The Biggest Misconception About Yoga
Is yoga just exercise?
Hatha yoga — the physical practice of postures — is only one part of a yogic way of life. Yoga, in its traditional East Indian roots, is a way to reach “union”. A simplification of this South Asian philosophy is that we are all part of one divine universal consciousness that manifests all of life. We, as humans can get caught up in egoic concerns, and “forget” that we are part of this much greater aspect of being. You may have heard some people describe this as the difference between the small “I” egoic self and the larger “I” that is one with the creator and all of creation.
The asanas or hatha yoga postures are popular and can be modified to suit every age, body type and ability level if you work with a qualified teacher. Traditionally, yoga postures served as a “warm-up” to prepare the body for the rigors of seated meditation. While it seems simple, sitting on a cushion on the ground for long periods of time is physically taxing. Sitting upright without support requires core strength; folding legs beneath the body comfortably requires flexible hips and knees. Yoga moves address these issues.
Is it “wrong” to practice yoga only for the physical benefits?
I don’t think so. Yoga postures offer many benefits. To require practitioners to want more would prevent receiving those benefits. Often, when people practice and begin to experience the deep inner calm that arises, they want to learn more about other yogic practices like pranayama — breathing exercises — or meditation. This is fantastic!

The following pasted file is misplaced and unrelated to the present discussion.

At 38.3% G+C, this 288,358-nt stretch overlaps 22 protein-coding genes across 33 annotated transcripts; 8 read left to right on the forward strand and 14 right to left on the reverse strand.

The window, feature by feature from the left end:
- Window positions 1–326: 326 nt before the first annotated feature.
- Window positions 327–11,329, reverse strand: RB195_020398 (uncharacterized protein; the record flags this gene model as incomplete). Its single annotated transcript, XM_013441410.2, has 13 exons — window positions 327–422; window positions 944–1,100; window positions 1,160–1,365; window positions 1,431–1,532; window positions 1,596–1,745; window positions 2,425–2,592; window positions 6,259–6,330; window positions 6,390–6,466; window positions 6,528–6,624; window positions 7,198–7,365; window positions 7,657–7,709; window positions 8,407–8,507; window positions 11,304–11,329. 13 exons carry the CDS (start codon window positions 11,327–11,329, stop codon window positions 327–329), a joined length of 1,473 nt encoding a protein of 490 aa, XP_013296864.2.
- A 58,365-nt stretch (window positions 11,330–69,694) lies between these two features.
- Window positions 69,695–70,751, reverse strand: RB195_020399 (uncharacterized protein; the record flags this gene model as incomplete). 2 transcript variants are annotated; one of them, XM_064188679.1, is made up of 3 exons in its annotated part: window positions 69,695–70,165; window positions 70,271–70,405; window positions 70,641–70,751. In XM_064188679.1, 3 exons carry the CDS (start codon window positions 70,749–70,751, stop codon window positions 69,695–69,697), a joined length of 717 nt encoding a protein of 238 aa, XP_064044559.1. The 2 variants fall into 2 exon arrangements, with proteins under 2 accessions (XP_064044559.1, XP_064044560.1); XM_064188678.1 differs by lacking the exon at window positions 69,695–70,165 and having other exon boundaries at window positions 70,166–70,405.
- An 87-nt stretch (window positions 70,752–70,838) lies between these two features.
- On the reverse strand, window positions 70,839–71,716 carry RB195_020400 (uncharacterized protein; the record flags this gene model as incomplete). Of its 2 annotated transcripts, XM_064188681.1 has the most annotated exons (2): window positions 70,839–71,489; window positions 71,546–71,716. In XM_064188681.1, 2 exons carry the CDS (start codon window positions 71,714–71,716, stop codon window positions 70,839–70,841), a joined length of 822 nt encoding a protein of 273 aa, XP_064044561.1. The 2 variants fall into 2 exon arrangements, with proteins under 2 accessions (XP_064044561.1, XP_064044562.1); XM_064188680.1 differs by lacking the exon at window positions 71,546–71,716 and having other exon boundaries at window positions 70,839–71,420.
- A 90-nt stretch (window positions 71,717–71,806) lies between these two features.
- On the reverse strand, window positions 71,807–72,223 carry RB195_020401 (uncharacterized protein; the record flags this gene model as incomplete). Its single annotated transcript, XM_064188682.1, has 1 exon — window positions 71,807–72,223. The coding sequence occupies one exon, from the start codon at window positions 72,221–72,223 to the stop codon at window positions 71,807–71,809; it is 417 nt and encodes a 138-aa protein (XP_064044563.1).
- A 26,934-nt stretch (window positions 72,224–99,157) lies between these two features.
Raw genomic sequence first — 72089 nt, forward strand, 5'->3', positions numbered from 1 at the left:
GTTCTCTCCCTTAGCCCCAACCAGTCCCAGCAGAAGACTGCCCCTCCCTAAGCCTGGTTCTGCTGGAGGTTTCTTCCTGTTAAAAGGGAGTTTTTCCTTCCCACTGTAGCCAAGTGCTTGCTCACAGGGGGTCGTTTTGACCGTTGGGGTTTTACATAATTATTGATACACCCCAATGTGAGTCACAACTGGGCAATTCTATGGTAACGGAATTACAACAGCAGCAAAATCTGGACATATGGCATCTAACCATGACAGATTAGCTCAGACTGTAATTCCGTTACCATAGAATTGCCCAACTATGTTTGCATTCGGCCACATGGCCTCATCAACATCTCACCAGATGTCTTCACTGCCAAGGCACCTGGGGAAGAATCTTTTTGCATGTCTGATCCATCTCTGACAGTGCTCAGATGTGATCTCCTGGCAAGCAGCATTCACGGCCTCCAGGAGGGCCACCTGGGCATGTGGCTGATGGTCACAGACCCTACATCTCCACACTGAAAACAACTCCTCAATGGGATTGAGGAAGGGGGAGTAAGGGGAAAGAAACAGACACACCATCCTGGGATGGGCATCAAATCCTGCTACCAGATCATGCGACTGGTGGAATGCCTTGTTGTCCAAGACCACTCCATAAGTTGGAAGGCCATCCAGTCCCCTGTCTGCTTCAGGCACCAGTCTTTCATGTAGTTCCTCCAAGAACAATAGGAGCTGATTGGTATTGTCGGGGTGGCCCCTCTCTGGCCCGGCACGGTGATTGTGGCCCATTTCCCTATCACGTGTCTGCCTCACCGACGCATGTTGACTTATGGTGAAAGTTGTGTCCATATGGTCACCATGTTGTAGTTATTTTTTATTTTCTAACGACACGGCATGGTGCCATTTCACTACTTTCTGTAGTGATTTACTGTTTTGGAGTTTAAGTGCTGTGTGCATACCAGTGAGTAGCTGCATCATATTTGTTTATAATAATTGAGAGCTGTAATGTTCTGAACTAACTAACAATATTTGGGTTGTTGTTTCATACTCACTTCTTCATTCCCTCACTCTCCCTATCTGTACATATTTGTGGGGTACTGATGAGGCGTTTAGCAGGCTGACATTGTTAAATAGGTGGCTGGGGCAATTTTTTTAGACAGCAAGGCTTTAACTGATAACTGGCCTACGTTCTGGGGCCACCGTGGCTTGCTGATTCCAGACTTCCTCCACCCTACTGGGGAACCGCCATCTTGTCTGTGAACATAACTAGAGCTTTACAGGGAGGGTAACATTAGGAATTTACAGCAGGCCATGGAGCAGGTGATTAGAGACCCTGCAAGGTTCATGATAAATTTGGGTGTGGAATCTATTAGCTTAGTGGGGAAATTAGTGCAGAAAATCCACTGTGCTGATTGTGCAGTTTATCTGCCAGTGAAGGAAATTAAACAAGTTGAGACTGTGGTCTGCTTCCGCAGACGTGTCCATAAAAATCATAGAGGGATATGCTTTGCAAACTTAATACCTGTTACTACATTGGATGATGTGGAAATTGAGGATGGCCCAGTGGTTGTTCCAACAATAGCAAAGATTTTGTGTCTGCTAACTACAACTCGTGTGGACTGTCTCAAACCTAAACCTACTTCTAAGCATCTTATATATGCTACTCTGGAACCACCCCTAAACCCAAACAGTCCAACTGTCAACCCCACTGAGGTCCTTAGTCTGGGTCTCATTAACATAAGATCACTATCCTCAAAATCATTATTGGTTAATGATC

I encourage every person to enjoy yoga exercises at whatever level feels most comfortable and inviting. I recommend training with qualified instructors that are educated in the full yogic philosophy so that if and when you’re interested in learning more, the teacher can offer guidance for further study and training. An organization that oversees certification and education of yoga professionals is the Yoga Alliance, which I am certified through. Search on their website for qualified instructors in your location.
If you have any questions about yoga or the Eastern philosophy from which it is based, I invite you to ask! Just comment below.